While the future of theatre-going may be uncertain, things are moving in the right direction with television, Daniel tells me. “The second series of Code 404 will start filming in the middle of August, with series two of Temple starting after that finishes. We are obviously going to be filming within the constraints of COVID-19 and social distancing. As far as I am aware – we need to sit down and have a meeting – I think all of the actors and directors and script supervisors are going to be in their own bubble; the lighting department will be in their bubble and so on and so on. I think it will be lots of rules and regulations that we have to adhere to and see how we get on with it. Sky TV are adamant that these two shows have to be shot by the end of the year – because if we don’t, at the end of the day they are going to run out of content, aren’t they, that’s the worrying thing. Everything is being eked out at the moment to make it last, otherwise we are going to be watching repeats of The Darling Buds of May forever more,” he laughs.
Daniel has mixed feeling about going back to work. “We’ve been like this for four months or something, you’d think you’d be itching to get back, which I am, but it’s weird… we all adapt and get used to the circumstances we are in, so that you sort of get used to it, don’t you. I feel like I am a bit ring-rusty when it comes to going back and filming. It’ll be good that we are all in the same boat though.”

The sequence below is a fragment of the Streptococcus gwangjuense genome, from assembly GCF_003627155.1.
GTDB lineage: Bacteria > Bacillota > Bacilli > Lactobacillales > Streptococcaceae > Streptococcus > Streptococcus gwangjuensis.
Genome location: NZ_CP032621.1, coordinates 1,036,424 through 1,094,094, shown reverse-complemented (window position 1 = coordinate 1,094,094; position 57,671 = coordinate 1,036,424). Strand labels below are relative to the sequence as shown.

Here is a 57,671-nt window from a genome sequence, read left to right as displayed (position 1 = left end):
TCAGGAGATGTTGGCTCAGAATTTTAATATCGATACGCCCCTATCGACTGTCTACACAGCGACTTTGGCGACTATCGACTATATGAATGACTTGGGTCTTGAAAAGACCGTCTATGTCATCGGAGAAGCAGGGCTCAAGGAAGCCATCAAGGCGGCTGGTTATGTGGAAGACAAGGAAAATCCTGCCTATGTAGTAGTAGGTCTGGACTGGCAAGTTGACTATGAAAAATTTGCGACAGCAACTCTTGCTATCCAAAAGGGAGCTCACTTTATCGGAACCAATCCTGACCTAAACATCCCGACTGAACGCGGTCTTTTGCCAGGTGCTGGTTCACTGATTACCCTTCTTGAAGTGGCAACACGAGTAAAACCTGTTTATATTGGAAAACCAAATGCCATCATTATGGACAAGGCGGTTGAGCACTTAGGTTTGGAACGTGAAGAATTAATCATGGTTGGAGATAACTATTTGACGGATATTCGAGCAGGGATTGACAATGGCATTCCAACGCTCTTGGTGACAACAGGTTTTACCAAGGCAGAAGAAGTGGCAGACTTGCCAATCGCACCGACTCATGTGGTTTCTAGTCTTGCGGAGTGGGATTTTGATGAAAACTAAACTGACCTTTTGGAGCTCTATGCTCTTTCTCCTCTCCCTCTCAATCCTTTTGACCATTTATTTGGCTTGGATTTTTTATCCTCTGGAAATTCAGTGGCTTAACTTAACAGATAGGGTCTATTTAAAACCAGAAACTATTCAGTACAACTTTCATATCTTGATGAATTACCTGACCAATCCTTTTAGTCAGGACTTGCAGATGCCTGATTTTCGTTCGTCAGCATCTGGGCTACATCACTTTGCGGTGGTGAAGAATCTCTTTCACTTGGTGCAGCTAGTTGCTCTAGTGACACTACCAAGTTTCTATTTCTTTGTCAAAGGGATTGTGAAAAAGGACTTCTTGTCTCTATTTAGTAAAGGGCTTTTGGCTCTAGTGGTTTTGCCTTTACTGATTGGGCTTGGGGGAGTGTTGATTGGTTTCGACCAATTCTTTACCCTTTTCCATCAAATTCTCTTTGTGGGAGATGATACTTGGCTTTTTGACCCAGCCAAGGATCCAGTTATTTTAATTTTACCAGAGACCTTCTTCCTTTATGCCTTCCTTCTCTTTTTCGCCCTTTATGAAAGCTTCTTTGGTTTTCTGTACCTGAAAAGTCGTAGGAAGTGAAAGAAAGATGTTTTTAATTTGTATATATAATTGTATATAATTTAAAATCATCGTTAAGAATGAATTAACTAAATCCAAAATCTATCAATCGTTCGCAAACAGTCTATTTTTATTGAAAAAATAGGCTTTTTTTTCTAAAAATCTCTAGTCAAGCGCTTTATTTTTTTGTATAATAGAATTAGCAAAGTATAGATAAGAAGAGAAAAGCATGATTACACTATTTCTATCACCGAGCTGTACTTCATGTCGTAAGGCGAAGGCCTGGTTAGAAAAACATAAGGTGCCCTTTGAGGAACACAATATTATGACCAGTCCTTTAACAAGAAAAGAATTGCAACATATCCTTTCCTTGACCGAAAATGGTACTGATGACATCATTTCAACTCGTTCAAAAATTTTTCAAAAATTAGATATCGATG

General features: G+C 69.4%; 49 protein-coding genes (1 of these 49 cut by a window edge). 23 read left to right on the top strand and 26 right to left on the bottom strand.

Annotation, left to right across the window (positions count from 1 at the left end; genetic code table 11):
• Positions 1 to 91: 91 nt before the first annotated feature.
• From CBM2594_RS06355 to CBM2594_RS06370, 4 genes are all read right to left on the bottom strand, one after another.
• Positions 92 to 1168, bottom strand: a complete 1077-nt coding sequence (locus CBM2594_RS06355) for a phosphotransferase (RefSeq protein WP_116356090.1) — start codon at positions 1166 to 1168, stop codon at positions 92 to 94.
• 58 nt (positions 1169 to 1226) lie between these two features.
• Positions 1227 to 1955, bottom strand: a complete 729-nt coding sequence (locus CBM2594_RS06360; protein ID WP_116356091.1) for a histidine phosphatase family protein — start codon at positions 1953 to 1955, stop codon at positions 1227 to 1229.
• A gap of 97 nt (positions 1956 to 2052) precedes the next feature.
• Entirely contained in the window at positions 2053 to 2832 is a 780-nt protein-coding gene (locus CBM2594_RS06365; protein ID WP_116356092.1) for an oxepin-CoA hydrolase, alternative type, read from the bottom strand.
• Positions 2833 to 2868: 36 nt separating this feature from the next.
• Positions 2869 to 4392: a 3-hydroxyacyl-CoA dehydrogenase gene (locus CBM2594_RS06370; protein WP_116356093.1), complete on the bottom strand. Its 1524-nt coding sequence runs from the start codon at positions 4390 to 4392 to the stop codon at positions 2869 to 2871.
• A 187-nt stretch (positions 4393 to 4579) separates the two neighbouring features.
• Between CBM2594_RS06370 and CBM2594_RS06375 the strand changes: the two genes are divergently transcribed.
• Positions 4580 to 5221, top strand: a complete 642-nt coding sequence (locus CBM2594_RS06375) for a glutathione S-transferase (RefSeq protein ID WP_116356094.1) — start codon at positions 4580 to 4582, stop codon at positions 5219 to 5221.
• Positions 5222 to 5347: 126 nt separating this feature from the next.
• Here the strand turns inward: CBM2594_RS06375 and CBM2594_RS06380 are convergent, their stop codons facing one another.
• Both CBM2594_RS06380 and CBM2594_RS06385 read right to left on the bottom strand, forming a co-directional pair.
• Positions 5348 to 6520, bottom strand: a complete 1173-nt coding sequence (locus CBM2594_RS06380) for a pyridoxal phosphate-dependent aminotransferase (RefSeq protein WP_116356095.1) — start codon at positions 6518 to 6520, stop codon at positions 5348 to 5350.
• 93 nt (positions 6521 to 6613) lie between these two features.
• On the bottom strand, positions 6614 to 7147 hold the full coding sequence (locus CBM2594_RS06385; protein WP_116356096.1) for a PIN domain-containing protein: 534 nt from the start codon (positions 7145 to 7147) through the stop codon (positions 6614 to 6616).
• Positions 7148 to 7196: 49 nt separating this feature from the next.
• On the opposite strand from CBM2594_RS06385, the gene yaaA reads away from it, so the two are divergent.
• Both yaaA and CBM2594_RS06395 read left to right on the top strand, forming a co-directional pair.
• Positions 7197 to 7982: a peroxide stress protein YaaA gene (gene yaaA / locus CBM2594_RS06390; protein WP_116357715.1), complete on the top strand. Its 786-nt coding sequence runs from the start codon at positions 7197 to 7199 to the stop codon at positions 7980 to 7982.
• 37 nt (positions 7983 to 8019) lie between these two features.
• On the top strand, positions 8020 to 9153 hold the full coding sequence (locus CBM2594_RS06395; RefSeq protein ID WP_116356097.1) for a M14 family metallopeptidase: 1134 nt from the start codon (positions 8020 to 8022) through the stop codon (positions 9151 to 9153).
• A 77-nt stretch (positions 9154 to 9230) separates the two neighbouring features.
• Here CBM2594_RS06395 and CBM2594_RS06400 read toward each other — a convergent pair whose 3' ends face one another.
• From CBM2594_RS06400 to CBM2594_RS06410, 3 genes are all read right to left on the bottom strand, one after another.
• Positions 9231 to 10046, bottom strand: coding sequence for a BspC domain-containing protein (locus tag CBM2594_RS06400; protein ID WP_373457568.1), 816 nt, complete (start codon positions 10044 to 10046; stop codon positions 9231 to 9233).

Daniel might’ve gotten used to the circumstances of lockdown eventually, but the beginning was tough. “We had a catastrophe because my poor wife broke her leg on Mother’s Day,” he reveals. We went for a walk and she slipped down a bank and snapped her ankle. It was horrendous, we heard it crack. So, from being really nervous about being around anyone, we then had to spend three hours in A&E! I felt like I’d been hit by a bus – not only was I home-schooling my daughter, my son was taking his mock exams upstairs and I was also looking after my bed-bound wife who could not do anything. I was like Michael Keaton in Mr. Mom; I was just completely knocked out by it,” he laughs. All things considered, back to work should be a doddle.